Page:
With regard to the crime solving, Eve identifies the perpetrator early in the investigation. But because it is more from her personal gut feeling and intuition rather than evidence and the deductions of police work (fair warning, this book highlights the tediousness of the sheer grunt work involved in an investigation, and how, often, leads head nowhere), she keeps it to herself at first to see how the pieces of the investigation fall. In the end, her deductions prove to be accurate.
Echoes in Death has its strong points; there are, however, also some weak points and a couple of very obvious gaps in the story.
1.) Other than the trusty Peabody and the pudgy Galahad, none of the secondary characters get much story space. McNab, Dr. Mira, Baxter, and Trueheart all have diminished roles, Summerset barely gets a scene, Feeny only has a cameo, and Mavis and her family, Nadine, and Louise and Charles are only mentioned. The story feels oddly bereft without these characters’ full involvement, because their presence adds colour and texture to the narrative.
2.) Nadine’s absence is especially jarring. As a top journalist, she’s usually in Eve’s office the second she gets whiff of a big story. Even if the victims in this book weren’t sufficiently famous to warrant media attention for themselves, the brutality of the crimes should have been more than enough to have the press crawling all over them. Yet, there is no mention of the news media, of reporters, and of Nadine with respect to this case at all, which is a rather glaring omission.
3.) Eve is usually extremely thorough while investigating a crime, not leaving any thread, no matter how farfetched, untagged. She suspects Daphne might have been abused physically and sexually by her husband, Dr. Strazza. Yet, she doesn’t contact Strazza’s ex-wife — who has moved as far away as possible to the other side of the world: Australia — to verify this possibility, which I think is a rather important lead not to follow up on.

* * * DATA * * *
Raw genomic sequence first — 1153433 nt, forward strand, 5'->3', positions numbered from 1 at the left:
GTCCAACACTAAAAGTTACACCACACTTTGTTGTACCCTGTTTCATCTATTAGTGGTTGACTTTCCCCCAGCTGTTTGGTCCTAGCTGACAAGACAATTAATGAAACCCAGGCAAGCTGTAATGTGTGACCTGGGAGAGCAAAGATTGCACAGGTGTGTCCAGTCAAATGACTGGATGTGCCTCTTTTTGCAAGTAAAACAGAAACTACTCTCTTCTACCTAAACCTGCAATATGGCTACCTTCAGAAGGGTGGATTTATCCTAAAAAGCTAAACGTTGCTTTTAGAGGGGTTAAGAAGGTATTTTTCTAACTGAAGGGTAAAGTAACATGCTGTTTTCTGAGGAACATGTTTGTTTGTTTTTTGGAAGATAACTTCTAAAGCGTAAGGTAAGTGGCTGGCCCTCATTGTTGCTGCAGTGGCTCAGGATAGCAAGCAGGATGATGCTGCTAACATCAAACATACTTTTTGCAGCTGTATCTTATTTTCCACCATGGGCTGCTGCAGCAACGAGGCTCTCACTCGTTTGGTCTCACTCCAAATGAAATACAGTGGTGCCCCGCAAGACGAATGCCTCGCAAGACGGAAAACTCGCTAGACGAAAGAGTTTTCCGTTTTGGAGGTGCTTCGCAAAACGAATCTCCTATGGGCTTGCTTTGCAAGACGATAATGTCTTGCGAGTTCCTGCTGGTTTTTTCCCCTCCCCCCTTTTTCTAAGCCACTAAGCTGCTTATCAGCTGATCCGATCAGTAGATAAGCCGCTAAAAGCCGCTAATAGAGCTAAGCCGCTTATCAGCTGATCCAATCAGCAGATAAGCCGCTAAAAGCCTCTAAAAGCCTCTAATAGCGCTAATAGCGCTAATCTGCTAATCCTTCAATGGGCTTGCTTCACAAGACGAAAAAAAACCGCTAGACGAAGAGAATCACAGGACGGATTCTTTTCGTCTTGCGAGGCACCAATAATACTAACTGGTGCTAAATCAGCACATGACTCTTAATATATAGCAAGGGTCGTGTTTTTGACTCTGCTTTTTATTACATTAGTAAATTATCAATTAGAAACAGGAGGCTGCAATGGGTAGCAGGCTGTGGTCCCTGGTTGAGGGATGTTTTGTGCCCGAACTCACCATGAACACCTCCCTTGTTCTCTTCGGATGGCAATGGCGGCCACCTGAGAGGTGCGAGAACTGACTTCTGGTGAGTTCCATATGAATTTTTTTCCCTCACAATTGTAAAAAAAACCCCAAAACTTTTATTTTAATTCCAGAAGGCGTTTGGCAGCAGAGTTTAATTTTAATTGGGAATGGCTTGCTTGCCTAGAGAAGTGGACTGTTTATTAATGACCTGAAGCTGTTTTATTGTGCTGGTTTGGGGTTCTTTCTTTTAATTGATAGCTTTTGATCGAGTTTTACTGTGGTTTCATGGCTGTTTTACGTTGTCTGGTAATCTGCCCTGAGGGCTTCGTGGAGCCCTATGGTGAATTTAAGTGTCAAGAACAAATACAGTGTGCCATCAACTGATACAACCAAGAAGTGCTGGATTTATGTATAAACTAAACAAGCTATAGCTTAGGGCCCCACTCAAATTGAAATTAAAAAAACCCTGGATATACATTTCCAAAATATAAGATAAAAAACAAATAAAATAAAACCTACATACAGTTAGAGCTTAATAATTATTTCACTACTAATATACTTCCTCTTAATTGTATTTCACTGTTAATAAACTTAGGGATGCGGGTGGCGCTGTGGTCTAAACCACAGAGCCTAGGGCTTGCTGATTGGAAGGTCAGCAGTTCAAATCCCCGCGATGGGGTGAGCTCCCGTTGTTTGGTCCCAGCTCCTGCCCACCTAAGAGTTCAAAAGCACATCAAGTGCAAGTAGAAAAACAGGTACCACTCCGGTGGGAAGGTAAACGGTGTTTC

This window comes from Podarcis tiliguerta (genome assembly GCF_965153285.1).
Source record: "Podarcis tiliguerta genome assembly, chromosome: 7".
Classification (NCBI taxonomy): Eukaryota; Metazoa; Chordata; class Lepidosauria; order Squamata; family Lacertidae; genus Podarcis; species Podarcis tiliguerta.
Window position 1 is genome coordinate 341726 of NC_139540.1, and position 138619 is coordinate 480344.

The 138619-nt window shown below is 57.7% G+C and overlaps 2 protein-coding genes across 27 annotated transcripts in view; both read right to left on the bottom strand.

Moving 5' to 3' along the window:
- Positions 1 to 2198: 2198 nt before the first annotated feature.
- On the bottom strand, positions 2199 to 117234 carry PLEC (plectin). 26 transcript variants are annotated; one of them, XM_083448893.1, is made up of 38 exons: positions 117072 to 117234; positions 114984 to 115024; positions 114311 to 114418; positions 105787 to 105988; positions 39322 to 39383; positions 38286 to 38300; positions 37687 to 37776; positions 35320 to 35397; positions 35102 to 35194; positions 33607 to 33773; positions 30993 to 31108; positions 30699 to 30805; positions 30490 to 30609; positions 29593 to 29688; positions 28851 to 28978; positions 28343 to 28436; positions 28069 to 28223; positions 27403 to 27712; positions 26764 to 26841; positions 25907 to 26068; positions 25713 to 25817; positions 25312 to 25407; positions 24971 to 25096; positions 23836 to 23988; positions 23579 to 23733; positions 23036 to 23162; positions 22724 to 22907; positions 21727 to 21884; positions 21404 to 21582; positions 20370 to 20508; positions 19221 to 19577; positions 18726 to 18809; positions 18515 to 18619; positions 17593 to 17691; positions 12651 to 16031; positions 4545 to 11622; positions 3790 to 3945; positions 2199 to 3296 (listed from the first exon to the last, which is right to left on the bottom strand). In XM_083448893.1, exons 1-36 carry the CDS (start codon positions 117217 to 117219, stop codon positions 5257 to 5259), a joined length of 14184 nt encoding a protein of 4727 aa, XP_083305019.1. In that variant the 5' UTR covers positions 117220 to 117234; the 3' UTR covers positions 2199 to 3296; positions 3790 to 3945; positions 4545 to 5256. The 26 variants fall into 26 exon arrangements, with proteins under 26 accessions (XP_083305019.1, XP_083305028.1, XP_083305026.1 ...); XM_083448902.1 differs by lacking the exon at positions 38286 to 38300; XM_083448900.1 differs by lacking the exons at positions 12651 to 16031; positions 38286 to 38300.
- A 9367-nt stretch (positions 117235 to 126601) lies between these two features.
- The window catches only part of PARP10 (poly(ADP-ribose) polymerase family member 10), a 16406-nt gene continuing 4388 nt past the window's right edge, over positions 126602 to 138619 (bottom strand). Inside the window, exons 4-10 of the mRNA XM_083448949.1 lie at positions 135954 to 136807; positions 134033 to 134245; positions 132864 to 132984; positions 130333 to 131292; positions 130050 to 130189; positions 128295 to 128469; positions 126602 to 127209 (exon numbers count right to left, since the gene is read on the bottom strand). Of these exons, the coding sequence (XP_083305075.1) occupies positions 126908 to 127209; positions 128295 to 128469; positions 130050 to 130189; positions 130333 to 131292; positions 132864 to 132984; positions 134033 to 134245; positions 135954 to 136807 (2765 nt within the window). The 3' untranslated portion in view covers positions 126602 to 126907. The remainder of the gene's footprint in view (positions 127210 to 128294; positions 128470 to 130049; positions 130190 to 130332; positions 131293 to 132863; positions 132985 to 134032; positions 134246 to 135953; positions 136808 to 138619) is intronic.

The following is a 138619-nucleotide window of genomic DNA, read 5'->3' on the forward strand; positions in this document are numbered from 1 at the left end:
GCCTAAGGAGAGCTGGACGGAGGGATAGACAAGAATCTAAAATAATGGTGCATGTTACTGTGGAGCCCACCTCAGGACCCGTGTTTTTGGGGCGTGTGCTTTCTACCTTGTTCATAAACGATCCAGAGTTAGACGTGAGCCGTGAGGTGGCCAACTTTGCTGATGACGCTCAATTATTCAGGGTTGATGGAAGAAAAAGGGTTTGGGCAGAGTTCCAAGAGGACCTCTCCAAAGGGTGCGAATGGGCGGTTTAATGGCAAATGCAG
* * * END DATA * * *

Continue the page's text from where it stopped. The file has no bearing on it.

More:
4.) The perpetrator’s behaviour when he’s finally caught — he morphs into a complete entitled asshole — is a bit unbelievable. His arrogance can be explained, to an extent, but justifying his actions by painting himself as the victim is anticlimactic, and feels like we’ve been sold short. It would have, in my opinion, made much more of an impact if he’d let his evil show, because it ties into his arrogance and sense of invincibility while committing the crimes.
5.) Also, some ends feel like they are left untied. For instance, it’s surprising that the perpetrator’s parents, who paid off a woman who’d accused him many years ago of sexual assault, aren’t brought into the picture and shamed into owning up to what their actions inevitably caused. They are at fault too, for making the perpetrator think money could — and would — make all his problems vanish.
All in all, though a small half-step below the two books directly preceding it, (Brotherhood in Death and Apprentice in Death), Echoes in Death proves that the In Death series has mostly become stronger as it continues, and a reminder that every so often, Roberts adds that extra twist at the end of a story that the reader seldom sees coming.
*Featured book cover image from JDRobb.com.
*Also published on Goodreads.